Mexican president to California: Keep the War on Drugs going!

Mexico's president opposes marijuana legalization

California's Prop. 19 would decriminalize small amounts of pot for personal use, but Mexico's President Felipe Calderon claims that this would undercut Mexico's fight against drug cartels. Because, you know, that's been going so well lately.

Mexican President Felipe Calderon strongly opposes the California ballot measure that would legalize small amounts of marijuana, saying it reflects softening attitudes toward drug consumption in the U.S. that are undercutting efforts to control organized crime groups in Mexico.

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Calderon, in an interview in Tijuana, said he was disappointed that the U.S. federal government, which for years has pushed Mexico to crack down on drug traffickers, has not done more to oppose the measure. "I think they have very little moral authority to condemn Mexican farmers who out of hunger are planting marijuana to feed the insatiable [U.S.] appetite for drugs," he said Thursday.

I think I tend to side with Calderon's predecessor on this one:

Calderon's predecessor, Vicente Fox, has made headlines by calling for legalization and regulation of all drugs as the best way to cripple the drug cartels economically. Fox recently said passage of Proposition 19 would be a "great step forward" and could "open the door to these ideas for us."

Comments

Vicente Fox was a good and smart man. Felipe Calderon sounds like he is either self-deluded or works for the cartels.

Quote Originally posted by What Exit? View post
Felipe Calderon sounds like he is either self-deluded or works for the cartels.
Bolding mine, because I've actually heard this theory in regards to members of the US government as well. As long as the drugs are illegal, the cartels and other organized crime interests continue to make money from them. As soon as we start legalizing and regulating, we cut into their profit margin.

Considering the horrors that have been happening in Mexico over the past few years, I think you'd have to be deluded or working for the cartels to think that depriving them of money would make things worse in the long-run. It's like someone in 1920s Chicago saying that repealing Prohibition would make Al Capone's criminal empire stronger.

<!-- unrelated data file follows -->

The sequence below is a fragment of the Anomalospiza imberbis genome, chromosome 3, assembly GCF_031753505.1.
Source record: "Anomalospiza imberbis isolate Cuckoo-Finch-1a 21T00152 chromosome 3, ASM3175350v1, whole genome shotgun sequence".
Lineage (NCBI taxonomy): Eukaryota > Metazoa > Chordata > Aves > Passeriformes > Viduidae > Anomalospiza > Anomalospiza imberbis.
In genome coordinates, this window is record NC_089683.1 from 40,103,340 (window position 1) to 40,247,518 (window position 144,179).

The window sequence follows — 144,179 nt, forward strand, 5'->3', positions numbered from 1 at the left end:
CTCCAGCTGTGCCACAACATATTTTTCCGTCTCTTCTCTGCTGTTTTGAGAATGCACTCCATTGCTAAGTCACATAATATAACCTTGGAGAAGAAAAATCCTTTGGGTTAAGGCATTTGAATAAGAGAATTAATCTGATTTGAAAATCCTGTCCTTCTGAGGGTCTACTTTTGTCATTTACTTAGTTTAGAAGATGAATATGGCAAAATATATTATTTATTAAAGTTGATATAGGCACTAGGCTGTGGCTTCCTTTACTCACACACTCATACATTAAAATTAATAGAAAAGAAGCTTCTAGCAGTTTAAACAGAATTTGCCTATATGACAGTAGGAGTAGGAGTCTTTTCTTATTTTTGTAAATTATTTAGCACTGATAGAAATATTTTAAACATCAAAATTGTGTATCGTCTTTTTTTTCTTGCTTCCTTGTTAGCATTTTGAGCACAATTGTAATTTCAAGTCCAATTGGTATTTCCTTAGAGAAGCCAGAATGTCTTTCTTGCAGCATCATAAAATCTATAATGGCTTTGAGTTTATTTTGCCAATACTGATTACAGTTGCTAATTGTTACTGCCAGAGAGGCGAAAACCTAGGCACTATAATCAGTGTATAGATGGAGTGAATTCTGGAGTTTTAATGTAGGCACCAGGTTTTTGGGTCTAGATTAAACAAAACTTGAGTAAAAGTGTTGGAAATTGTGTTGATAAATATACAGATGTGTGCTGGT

Legalizing pots makes so much sense it hurts.

It empties jails of harmless folks, it raises revenues by taxing what was once contraband, and it pretty much ends drug-related street violence. Sure, there
will still be hard-core drug traffic, but if pot is legal, I expect that demand for harder-core illegal drugs would drop.

It's insane that we're still waiting around for this to happen.

Here's a problem...will pot farmers have to put up fences?

Quote Originally posted by Oliveloaf View post

Here's a problem...will pot farmers have to put up fences?
They don't even need to do it outdoors. The eventual profits would far exceed any security costs, if the business is set up correctly.

Quote Originally posted by Oliveloaf View post
Sure, there
will still be hard-core drug traffic, but if pot is legal, I expect that demand for harder-core illegal drugs would drop.
I have a friend who used to deal in pot and the occasional illicitly obtained prescription. She stopped, I believe, when her supplier tried to push her into selling harder stuff. So, yeah. Pot's pretty much only a "gateway drug" because the same people illegally selling pot are also illegally selling harder stuff.

Quote Originally posted by Oliveloaf View post
Sure, there will still be hard-core drug traffic, but if pot is legal, I expect that demand for harder-core illegal drugs would drop.
Yeah, I'd think the same. If you can walk around with an entire ounce of pot legally, suddenly the appeal of drugs that aren't as legal goes down.

If this passes, the federal government is still going to "vigorously support" federal pot laws and some local law enforcement says they'll be enforcing federal law even if state law allows it.